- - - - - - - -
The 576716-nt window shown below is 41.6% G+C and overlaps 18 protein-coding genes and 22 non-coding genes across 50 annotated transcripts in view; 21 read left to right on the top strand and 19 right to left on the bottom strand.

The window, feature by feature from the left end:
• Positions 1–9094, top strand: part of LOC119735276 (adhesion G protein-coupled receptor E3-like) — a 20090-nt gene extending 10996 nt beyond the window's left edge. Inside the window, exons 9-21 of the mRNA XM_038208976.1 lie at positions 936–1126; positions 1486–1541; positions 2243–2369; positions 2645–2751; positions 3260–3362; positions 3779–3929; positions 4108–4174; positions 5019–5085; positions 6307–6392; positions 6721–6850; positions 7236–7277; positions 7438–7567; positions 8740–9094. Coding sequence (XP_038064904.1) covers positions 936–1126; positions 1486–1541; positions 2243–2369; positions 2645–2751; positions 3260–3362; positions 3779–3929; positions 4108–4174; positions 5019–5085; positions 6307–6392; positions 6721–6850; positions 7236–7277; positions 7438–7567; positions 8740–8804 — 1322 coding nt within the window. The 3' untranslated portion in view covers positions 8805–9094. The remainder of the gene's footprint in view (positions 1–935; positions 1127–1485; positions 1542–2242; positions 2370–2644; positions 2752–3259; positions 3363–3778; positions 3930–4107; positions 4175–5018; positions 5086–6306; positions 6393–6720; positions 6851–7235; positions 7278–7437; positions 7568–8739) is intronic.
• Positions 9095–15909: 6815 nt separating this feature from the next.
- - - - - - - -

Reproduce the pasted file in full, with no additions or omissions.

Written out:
The 576716-nt window shown below is 41.6% G+C and overlaps 18 protein-coding genes and 22 non-coding genes across 50 annotated transcripts in view; 21 read left to right on the top strand and 19 right to left on the bottom strand.

The window, feature by feature from the left end:
• Positions 1–9094, top strand: part of LOC119735276 (adhesion G protein-coupled receptor E3-like) — a 20090-nt gene extending 10996 nt beyond the window's left edge. Inside the window, exons 9-21 of the mRNA XM_038208976.1 lie at positions 936–1126; positions 1486–1541; positions 2243–2369; positions 2645–2751; positions 3260–3362; positions 3779–3929; positions 4108–4174; positions 5019–5085; positions 6307–6392; positions 6721–6850; positions 7236–7277; positions 7438–7567; positions 8740–9094. Coding sequence (XP_038064904.1) covers positions 936–1126; positions 1486–1541; positions 2243–2369; positions 2645–2751; positions 3260–3362; positions 3779–3929; positions 4108–4174; positions 5019–5085; positions 6307–6392; positions 6721–6850; positions 7236–7277; positions 7438–7567; positions 8740–8804 — 1322 coding nt within the window. The 3' untranslated portion in view covers positions 8805–9094. The remainder of the gene's footprint in view (positions 1–935; positions 1127–1485; positions 1542–2242; positions 2370–2644; positions 2752–3259; positions 3363–3778; positions 3930–4107; positions 4175–5018; positions 5086–6306; positions 6393–6720; positions 6851–7235; positions 7278–7437; positions 7568–8739) is intronic.
• Positions 9095–15909: 6815 nt separating this feature from the next.